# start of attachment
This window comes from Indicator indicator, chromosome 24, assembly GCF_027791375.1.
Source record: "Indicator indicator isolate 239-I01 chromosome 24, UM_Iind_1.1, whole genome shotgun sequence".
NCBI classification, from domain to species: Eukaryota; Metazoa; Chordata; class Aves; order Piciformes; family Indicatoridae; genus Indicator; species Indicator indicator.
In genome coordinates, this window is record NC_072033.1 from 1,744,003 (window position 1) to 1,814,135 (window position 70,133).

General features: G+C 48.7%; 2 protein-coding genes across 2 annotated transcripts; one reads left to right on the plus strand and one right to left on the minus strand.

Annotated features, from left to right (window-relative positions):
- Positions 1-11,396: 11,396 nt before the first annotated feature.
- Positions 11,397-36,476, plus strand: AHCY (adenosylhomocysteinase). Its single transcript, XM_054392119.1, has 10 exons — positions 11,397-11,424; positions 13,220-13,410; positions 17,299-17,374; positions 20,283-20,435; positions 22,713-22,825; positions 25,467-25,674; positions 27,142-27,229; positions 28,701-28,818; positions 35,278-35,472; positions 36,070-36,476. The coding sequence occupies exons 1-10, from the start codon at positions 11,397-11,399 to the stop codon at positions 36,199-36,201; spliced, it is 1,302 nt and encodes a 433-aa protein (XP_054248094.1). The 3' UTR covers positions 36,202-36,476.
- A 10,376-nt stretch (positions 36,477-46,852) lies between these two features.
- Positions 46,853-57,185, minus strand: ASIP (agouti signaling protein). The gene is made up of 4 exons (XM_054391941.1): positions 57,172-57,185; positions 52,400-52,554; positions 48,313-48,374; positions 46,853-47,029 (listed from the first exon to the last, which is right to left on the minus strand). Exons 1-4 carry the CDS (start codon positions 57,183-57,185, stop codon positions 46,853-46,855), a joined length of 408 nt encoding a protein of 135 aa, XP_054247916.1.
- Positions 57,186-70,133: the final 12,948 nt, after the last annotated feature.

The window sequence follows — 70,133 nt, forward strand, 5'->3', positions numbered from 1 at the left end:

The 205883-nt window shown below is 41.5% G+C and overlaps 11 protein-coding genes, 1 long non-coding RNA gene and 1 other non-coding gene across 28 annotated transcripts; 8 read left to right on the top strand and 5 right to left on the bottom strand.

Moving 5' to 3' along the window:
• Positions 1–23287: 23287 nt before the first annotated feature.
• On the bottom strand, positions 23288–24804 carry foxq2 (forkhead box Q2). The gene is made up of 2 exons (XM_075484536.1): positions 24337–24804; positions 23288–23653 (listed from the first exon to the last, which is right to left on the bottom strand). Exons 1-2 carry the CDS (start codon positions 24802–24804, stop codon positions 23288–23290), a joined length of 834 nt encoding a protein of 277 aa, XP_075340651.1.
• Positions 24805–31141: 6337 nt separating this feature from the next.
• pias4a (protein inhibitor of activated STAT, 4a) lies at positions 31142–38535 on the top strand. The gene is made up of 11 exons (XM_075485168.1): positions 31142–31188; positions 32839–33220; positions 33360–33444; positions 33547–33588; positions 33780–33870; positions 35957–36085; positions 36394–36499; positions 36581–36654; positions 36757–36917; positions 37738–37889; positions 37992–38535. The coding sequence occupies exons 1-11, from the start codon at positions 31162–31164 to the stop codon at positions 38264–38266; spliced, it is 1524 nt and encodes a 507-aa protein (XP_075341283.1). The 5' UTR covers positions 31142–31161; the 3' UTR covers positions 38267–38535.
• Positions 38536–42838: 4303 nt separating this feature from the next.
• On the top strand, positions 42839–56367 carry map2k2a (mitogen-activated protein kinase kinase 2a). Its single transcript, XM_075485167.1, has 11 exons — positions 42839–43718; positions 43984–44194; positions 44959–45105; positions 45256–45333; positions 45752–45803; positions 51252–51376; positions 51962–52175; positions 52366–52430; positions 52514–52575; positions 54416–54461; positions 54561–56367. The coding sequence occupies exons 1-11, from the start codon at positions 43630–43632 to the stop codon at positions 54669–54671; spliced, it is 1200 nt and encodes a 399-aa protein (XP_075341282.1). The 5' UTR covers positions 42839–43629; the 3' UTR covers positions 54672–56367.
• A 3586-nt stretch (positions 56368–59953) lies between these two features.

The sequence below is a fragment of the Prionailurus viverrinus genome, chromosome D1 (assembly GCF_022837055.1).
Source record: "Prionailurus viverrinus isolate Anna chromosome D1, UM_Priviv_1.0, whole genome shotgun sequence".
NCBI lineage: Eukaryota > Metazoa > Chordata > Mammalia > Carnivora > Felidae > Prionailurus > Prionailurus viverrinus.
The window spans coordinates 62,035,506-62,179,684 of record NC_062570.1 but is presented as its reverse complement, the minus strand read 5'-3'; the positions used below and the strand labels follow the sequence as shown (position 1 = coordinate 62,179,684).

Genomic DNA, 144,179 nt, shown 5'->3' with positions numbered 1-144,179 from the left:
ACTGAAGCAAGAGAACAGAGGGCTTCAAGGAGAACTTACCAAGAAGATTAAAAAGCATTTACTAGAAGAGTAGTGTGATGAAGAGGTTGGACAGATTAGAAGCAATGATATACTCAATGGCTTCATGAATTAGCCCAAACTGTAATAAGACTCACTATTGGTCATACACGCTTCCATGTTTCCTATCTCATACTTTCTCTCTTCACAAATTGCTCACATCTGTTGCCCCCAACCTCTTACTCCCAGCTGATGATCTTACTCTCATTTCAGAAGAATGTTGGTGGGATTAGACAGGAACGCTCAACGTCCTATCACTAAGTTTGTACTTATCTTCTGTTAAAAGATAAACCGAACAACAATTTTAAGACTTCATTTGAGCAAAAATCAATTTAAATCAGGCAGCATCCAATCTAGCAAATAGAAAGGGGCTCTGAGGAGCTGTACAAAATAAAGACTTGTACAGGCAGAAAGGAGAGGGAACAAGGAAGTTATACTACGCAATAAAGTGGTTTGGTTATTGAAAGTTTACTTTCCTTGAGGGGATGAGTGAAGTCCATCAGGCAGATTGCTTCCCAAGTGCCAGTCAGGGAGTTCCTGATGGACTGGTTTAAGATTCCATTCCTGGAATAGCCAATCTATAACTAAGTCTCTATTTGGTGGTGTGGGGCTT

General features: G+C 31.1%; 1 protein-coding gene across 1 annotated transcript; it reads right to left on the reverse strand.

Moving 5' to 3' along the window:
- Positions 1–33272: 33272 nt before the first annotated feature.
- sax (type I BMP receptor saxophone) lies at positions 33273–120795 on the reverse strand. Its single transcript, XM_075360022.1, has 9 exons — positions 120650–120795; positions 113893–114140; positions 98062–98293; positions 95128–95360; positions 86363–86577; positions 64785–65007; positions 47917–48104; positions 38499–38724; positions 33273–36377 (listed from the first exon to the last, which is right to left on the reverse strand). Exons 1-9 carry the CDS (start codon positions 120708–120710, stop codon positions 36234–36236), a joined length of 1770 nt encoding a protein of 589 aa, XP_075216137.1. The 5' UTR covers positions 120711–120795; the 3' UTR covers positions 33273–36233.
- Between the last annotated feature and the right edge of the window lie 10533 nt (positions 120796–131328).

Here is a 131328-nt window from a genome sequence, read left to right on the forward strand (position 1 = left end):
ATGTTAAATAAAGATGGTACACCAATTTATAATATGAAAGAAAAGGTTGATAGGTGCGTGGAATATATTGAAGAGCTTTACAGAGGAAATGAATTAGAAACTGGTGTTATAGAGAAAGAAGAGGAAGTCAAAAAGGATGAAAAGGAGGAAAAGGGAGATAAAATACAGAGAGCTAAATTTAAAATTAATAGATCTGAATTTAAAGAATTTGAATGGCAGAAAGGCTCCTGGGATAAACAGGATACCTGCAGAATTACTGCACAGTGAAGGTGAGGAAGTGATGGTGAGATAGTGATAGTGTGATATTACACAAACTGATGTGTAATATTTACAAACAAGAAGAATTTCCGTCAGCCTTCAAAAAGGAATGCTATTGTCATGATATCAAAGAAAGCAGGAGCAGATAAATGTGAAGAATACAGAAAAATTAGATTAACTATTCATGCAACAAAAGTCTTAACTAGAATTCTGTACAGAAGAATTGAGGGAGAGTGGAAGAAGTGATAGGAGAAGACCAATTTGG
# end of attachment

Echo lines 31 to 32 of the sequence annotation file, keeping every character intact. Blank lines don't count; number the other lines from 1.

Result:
- sax (type I BMP receptor saxophone) lies at positions 33273–120795 on the reverse strand. Its single transcript, XM_075360022.1, has 9 exons — positions 120650–120795; positions 113893–114140; positions 98062–98293; positions 95128–95360; positions 86363–86577; positions 64785–65007; positions 47917–48104; positions 38499–38724; positions 33273–36377 (listed from the first exon to the last, which is right to left on the reverse strand). Exons 1-9 carry the CDS (start codon positions 120708–120710, stop codon positions 36234–36236), a joined length of 1770 nt encoding a protein of 589 aa, XP_075216137.1. The 5' UTR covers positions 120711–120795; the 3' UTR covers positions 33273–36233.
- Between the last annotated feature and the right edge of the window lie 10533 nt (positions 120796–131328).